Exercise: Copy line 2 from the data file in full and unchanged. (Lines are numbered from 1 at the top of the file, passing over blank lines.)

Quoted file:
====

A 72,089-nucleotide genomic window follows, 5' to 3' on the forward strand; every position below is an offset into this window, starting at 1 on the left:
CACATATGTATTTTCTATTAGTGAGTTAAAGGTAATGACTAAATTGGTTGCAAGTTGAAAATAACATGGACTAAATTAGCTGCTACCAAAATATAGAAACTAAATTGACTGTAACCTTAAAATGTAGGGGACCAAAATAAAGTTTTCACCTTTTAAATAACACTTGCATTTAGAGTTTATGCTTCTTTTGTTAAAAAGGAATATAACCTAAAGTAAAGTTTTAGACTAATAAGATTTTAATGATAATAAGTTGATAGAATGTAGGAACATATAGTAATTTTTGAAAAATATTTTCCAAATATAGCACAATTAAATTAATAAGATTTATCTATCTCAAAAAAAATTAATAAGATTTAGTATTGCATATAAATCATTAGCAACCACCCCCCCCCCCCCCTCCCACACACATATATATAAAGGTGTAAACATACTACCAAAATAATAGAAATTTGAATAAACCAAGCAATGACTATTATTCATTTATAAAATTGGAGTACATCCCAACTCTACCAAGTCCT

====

CACATATGTATTTTCTATTAGTGAGTTAAAGGTAATGACTAAATTGGTTGCAAGTTGAAAATAACATGGACTAAATTAGCTGCTACCAAAATATAGAAACTAAATTGACTGTAACCTTAAAATGTAGGGGACCAAAATAAAGTTTTCACCTTTTAAATAACACTTGCATTTAGAGTTTATGCTTCTTTTGTTAAAAAGGAATATAACCTAAAGTAAAGTTTTAGACTAATAAGATTTTAATGATAATAAGTTGATAGAATGTAGGAACATATAGTAATTTTTGAAAAATATTTTCCAAATATAGCACAATTAAATTAATAAGATTTATCTATCTCAAAAAAAATTAATAAGATTTAGTATTGCATATAAATCATTAGCAACCACCCCCCCCCCCCCCTCCCACACACATATATATAAAGGTGTAAACATACTACCAAAATAATAGAAATTTGAATAAACCAAGCAATGACTATTATTCATTTATAAAATTGGAGTACATCCCAACTCTACCAAGTCCT